Ameca splendens is one of a family of viviparous fish known as goodeids. Goodeids (named after the ichthyologist George Brown Goode) are also known as split-fins because of the distinctive notched shape of the male’s anal fin. This has evolved into a primitive copulatory organ called an andropodium.
These fascinating fish are sometimes called true livebearers because, unlike the popular guppies and swordtails, the females nourish the young via an organ similar to the mammalian umbilical cord (the trophotaeniae). In addition, females are unable to store sperm, and must mate after giving birth to become pregnant again.
All goodeids come from central Mexico and are considered to be endangered. Some species are thought to be extinct in the wild and are maintained only in the tanks of enthusiasts. This family thus offers the aquarist an excellent opportunity to contribute to a worthy conservation effort.
A. splendens is one the most attractive members of the family and consequently it’s probably the most popular. A robust and active fish, the dominant males catch the eye when flashing their yellow tails at the females. Like most of the goodeids however, it has a deserved reputation for fin-nipping and occasionally its aggression leads to the death of weaker tank mates.
Distribution & Availability
Limited to a small area of the Ameca river basin in Mexico A. splendens is a red-listed species which, depending on which reference you use, is either extinct in the wild or critically endangered. It’s not generally offered for sale in shops but is widely available at club auctions and by mail order.
- Males – up to 7cm. Typical goodeid shape with the dorsal and anal fins positioned well to the rear of the bodies. The flanks are silvery grey and dappled with metallic scales. The caudal fin is terminated in a black, then a yellow band. Anal fin modified into an andropodium.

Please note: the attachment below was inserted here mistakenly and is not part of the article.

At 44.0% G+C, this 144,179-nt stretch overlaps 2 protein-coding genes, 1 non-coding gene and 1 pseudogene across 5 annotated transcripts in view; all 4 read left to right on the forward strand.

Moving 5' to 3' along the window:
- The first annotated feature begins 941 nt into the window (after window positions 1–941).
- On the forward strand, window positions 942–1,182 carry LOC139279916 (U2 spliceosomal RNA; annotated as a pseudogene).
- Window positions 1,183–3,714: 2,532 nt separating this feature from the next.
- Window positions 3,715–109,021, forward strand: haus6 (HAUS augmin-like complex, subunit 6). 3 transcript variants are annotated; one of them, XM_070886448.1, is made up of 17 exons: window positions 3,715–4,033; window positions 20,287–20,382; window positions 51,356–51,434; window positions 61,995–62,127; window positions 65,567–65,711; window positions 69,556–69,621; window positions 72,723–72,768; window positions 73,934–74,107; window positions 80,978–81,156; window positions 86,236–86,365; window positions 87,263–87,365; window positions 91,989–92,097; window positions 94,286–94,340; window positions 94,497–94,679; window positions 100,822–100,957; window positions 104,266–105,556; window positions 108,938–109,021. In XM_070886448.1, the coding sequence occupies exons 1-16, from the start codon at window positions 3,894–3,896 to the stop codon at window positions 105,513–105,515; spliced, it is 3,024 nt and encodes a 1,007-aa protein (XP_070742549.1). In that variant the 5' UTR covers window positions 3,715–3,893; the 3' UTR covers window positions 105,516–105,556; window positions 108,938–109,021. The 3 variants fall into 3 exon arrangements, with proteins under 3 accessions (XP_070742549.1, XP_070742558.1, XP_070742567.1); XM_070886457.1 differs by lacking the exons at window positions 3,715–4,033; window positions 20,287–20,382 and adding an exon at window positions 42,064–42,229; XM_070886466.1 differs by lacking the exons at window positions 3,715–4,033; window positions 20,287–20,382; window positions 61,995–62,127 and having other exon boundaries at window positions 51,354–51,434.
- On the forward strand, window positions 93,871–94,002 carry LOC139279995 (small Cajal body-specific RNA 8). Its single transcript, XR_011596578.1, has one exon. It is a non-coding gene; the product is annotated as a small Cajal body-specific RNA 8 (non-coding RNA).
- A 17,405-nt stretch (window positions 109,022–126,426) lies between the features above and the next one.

- Females – up to 12cm though probably smaller in most aquariums. Silver body with black spots. Has been described as being like a miniature salmon.
A boisterous fish in common with many goodeids and best kept in a species tank. Deep Sea World visitor attraction at North Queensferry in Scotland has a colony co-habiting with a large group of piranhas.
- Tank size: 90cm minimum.
- Decoration: needs a lot of room for swimming and plenty hiding places as dominant males will bully smaller individuals as well as harass females.
- Temperature: 25-28oC
- pH: 7-8
- Hardness: not too soft, 5-20odH
A. splendens is an omnivore that will eat just about anything. It thrives on a diet high in vegetable matter and will graze on algae. Use a good quality flake food and supplement with vegetables such as peas and spinach. Offer frozen or live food weekly.
Breeding A. splendens is not difficult. Kept in a colony, the females will naturally fall pregnant. Gestation is around 60 days and before giving birth the females are huge. After dropping around 10-15 fry, the females resemble a deflated balloon. The fry are large (up to 2cm) and after a day or two will be eating much the same diet as the adults. Some adults will chase and occasionally kill fry but I never witnessed one being eaten. I always removed fry to prevent any unnecessary deaths. They can be reintroduced into the colony when they are around 3cm, which they will reach in about one month. It’s an amazing sight to see such large fry. Of additional interest is the fact that they are born with their little umbilical cords still attached. These drop off within a day or so.
USA Show standards
- Size: Males 7cm, females 8.5cm
- Breeding category: D
- Show class: AO
If you have the space to keep a colony of these fascinating fish then I recommend them. Lively and attractive, they deserve more attention.
- Baensch, Fischer (1997): Aquarium Atlas Photo Index (1-5) – Amazon
- Fishbase species summary
- The IUCN Red List of threatened species